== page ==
One outcome of that marginalization is that we get a writer like Russell, who’s been productive for years now, and who has received broader-based attention at times (see The Unreal Life of Sergey Nabokov), observing that, when reading neglected novels by gay writers from the 40s and 50s, he “feel[s] a kinship with these forgotten writers.” I don’t want to make too much of what was maybe an offhand comment, but it’s easy to see why Russell might feel like his work is less remarked upon than it deserves to be.

All that said, a look at what Paul Russell has been reading lately is a look at the intellectual life of a working writer. He teaches full-time at Vassar, and that places certain demands on his reading time. As you’ll see, though, he turns that to his advantage, uses it to feed his interests, and with any luck, finds a spark within his reading life to keep alive the writing he has to put aside during the semester. And while he suggested I might want to cut, rearrange, or otherwise shape his responses, they’re really worth reading in their entirety. Take it away, Paul Russell:

I can’t really answer the first question without also answering the second.  I’m midway through a semester of teaching, so much of what I’m reading these days is dictated by what I’m doing in the classroom.  I’m one of those highly inefficient teachers who insists on rereading everything before teaching it.  Thus, for this week I’ve reread Patricia Highsmith’s smart and lively 1952 lesbian novel The Price of Salt; three glittering, funny, heartbreaking stories by Katherine Mansfield—”Prelude,” “The Garden Party,” and “The Daughters of the Late Colonel”—and, for my James Joyce seminar, the gorgeous “Nausicaa” chapter from Ulysses.  Fortunately, I only teach books I like, so rereading them is almost  always a pleasure.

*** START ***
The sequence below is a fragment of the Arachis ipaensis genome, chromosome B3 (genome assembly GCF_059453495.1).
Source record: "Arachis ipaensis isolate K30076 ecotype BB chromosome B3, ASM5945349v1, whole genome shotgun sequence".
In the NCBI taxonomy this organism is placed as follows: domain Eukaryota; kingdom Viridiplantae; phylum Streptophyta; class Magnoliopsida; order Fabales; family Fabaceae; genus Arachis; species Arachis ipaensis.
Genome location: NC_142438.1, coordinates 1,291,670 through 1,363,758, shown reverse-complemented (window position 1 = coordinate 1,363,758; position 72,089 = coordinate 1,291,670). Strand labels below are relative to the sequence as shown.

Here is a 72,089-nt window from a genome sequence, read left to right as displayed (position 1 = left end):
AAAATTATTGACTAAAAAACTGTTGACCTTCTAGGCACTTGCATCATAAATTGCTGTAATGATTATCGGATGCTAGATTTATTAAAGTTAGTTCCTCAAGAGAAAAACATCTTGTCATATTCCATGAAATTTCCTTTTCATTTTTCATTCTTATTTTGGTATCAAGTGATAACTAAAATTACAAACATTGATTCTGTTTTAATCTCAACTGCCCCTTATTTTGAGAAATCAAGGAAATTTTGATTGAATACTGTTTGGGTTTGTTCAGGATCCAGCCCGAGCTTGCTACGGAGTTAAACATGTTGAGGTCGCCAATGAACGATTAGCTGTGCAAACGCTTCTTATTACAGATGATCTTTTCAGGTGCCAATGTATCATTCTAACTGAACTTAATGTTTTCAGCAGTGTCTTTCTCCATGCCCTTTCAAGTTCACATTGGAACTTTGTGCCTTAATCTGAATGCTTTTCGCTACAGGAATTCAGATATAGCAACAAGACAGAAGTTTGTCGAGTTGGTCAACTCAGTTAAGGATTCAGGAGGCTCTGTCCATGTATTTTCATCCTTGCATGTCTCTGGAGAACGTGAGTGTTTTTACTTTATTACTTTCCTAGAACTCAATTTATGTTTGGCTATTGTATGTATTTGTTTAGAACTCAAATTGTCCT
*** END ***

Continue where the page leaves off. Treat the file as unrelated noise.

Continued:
I’m also doing an independent reading project this semester with a student on “Sex, Identity, and the Literature of AIDS.” We’re sort of inventing the reading list as we go along, and for some reason it’s turned into a mini-seminar on Derek Jarman:  his extraordinary final film Blue, made after he was stricken with AIDS-related blindness, a volume of his writing about the stark, magical garden he built by the sea at Dungeness, in the shadow of a nuclear power plant, and one of his several volumes of memoir, At Your Own Risk.  We admitted to each other in out meeting yesterday that we both have a kind of crush on Jarman.  His prose is so luminous, compassionate, transgressive, human…